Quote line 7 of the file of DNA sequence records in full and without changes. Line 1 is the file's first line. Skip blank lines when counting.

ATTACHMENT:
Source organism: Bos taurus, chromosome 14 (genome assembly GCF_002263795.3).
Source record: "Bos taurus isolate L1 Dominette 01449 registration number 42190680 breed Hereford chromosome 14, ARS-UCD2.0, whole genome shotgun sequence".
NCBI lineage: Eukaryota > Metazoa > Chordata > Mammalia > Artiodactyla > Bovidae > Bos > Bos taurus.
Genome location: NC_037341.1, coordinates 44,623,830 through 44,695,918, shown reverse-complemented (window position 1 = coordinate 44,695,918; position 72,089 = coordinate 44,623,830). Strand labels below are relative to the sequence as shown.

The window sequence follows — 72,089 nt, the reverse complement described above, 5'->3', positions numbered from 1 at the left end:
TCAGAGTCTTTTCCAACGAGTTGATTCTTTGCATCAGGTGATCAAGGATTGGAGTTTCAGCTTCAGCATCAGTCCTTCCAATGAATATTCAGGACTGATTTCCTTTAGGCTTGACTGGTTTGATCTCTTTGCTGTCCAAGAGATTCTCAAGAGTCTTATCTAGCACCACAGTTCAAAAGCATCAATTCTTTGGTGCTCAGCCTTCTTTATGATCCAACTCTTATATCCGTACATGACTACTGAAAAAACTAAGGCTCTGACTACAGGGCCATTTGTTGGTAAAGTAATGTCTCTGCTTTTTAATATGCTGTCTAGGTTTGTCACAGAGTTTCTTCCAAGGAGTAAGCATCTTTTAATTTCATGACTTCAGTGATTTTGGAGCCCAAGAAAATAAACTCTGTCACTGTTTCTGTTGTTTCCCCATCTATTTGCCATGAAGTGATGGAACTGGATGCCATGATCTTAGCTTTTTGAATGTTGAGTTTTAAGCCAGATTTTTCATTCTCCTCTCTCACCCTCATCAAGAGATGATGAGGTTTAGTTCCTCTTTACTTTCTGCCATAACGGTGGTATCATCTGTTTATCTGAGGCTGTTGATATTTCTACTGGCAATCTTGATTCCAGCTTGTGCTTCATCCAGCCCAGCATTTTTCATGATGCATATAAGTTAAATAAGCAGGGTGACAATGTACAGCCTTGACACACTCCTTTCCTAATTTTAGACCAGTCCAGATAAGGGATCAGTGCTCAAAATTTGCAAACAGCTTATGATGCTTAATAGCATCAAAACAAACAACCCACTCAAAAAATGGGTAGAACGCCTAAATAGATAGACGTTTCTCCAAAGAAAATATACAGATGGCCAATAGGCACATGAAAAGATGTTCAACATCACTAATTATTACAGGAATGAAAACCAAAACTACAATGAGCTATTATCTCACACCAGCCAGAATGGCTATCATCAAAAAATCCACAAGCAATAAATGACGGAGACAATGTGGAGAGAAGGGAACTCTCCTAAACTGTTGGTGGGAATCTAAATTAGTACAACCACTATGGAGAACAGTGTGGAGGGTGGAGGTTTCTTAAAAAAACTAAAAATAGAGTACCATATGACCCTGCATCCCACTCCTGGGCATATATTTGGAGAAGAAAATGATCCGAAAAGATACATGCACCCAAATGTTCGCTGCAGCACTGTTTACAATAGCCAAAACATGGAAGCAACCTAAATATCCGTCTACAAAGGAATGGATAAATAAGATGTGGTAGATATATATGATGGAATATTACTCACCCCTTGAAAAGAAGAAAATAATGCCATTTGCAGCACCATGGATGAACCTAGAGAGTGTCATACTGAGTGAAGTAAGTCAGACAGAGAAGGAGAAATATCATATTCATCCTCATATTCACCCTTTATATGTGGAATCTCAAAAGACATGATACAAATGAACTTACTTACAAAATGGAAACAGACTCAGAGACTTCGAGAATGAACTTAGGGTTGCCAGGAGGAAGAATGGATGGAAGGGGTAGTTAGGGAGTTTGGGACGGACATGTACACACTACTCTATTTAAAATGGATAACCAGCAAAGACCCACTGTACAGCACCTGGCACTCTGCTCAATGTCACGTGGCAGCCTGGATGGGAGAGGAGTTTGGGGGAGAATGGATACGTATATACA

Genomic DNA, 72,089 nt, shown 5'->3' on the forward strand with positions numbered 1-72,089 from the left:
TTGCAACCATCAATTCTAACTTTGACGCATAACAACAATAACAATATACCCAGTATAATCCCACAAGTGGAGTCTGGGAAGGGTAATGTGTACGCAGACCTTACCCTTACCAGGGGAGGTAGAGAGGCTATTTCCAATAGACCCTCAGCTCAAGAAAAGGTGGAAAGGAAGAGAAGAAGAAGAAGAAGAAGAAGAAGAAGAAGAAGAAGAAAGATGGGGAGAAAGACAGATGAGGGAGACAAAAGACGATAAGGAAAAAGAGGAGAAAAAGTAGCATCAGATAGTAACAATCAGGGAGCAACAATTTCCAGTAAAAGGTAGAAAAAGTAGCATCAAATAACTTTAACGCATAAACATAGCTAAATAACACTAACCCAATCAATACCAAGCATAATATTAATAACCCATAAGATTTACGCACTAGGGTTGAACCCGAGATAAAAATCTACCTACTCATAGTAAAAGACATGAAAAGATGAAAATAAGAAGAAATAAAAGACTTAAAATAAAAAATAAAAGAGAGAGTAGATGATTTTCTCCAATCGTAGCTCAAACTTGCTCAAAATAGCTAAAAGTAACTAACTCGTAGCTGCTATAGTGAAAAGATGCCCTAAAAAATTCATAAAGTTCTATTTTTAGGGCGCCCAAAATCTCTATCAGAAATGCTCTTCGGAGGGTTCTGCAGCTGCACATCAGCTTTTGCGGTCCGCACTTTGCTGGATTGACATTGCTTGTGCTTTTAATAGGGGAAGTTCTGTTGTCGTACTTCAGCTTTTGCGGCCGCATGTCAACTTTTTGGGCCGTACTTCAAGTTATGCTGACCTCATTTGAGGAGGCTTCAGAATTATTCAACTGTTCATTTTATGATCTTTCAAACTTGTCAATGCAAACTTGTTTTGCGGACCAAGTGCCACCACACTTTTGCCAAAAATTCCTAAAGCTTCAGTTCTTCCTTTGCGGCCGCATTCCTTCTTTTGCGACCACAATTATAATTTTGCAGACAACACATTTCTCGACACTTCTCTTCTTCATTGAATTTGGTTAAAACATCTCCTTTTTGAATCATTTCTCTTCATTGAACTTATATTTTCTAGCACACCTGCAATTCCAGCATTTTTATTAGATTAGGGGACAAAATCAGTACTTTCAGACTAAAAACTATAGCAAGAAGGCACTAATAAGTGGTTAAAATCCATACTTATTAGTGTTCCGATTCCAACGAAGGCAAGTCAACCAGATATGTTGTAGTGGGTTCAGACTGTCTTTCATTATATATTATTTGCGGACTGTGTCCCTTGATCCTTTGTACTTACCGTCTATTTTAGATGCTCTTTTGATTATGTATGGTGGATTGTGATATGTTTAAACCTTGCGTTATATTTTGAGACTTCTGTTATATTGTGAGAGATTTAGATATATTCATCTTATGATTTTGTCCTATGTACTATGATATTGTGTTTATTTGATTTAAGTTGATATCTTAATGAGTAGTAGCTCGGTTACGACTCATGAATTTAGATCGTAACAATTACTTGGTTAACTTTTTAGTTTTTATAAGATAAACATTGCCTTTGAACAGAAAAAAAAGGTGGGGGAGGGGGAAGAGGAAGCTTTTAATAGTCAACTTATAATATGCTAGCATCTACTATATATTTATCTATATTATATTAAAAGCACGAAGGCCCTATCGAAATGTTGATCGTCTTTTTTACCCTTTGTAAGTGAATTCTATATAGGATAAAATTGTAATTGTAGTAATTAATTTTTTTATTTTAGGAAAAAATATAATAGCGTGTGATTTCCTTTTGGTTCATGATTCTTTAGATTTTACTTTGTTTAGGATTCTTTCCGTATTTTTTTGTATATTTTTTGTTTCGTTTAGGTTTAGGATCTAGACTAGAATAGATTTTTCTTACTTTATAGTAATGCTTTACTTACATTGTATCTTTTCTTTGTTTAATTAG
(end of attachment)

Genomic DNA, 72,089 nt, shown 5'->3' on the forward strand with positions numbered 1-72,089 from the left: